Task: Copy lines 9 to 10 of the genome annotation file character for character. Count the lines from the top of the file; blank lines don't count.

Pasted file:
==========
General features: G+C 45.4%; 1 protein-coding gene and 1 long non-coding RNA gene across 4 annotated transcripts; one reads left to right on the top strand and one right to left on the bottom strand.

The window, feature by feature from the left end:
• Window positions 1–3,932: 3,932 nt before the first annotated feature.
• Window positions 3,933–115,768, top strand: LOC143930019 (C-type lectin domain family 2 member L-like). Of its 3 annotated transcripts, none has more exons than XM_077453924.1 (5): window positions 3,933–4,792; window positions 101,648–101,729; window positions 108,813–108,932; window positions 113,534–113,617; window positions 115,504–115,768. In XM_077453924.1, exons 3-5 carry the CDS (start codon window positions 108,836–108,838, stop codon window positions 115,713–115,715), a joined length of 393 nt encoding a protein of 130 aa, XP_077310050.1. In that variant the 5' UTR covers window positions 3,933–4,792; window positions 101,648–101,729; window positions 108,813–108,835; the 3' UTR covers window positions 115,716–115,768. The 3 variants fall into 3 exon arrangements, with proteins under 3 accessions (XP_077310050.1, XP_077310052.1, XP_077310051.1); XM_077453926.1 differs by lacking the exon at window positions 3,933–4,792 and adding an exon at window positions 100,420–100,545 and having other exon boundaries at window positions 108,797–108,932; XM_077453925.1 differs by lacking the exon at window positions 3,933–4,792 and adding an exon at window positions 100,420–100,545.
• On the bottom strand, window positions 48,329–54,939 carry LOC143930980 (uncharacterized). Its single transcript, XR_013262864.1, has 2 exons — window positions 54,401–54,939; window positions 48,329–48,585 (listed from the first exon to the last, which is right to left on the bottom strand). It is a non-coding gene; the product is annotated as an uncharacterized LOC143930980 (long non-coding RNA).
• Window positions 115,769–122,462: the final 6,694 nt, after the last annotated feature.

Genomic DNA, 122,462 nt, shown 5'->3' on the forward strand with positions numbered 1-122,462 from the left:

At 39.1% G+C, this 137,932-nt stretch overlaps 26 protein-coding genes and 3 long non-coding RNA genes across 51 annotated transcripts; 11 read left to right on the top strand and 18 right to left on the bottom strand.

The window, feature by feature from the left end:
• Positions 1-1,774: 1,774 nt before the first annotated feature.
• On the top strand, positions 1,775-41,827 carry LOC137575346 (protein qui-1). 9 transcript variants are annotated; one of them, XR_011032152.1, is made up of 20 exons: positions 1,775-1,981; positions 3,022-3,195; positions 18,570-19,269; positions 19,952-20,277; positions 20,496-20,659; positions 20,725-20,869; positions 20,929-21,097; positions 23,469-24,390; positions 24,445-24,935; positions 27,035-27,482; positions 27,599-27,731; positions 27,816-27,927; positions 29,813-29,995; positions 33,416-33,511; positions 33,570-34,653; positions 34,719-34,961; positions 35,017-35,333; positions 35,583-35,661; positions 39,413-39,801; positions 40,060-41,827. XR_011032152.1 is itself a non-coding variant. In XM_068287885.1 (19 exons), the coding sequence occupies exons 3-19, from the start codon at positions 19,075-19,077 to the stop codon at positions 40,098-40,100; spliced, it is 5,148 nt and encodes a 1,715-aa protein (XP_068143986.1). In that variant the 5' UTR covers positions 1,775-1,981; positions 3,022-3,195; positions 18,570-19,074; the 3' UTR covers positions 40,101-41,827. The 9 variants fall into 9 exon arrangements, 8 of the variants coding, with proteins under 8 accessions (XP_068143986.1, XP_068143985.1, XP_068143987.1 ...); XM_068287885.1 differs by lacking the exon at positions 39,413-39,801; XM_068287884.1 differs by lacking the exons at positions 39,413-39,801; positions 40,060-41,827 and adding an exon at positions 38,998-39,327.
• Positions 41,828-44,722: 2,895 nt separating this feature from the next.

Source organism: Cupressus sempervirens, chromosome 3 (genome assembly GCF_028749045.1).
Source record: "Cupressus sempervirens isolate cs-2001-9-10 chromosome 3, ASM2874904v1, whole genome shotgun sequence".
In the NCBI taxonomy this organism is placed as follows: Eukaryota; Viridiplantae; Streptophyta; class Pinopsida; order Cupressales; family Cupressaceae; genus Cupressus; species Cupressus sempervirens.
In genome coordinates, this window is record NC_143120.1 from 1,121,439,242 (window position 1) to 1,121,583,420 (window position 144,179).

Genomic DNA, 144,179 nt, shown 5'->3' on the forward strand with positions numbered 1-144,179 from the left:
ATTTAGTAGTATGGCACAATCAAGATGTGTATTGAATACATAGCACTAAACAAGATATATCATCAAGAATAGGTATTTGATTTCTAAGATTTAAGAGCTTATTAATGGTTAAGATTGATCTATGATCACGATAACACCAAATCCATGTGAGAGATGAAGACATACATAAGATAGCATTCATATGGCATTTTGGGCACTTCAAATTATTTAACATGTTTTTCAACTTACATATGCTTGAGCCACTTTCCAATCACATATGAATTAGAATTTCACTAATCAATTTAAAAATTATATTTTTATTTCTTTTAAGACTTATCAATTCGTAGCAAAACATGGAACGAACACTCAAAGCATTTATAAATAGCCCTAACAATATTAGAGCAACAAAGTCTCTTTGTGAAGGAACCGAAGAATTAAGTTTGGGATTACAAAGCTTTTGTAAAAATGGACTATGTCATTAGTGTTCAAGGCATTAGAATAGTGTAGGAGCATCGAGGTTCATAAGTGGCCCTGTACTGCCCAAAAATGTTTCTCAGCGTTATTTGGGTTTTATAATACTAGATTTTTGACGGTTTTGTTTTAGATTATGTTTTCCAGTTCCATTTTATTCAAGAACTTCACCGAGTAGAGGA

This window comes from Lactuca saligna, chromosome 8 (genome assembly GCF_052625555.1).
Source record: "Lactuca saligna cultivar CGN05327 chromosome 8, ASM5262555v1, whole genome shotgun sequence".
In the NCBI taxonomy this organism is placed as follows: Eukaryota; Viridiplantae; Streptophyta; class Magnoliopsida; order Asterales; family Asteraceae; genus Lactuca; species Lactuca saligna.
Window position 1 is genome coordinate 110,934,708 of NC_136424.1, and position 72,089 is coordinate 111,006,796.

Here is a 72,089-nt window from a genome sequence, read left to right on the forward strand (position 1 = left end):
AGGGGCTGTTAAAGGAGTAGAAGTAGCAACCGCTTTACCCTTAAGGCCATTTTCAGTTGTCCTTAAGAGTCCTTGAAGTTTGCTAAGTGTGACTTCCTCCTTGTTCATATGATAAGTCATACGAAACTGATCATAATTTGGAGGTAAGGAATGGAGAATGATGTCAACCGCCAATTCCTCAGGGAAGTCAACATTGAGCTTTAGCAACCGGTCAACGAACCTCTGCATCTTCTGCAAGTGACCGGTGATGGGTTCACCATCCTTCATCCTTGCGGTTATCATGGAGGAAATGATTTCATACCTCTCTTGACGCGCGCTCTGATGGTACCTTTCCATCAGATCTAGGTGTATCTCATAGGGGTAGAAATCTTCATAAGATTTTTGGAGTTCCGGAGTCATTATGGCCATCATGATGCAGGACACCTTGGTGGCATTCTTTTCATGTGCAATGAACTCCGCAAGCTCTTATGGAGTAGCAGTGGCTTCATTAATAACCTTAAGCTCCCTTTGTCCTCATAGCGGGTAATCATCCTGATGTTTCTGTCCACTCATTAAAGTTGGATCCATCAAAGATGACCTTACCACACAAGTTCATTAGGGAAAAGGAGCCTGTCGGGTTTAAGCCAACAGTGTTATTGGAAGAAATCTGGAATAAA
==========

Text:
The window, feature by feature from the left end:
• Positions 1-1,774: 1,774 nt before the first annotated feature.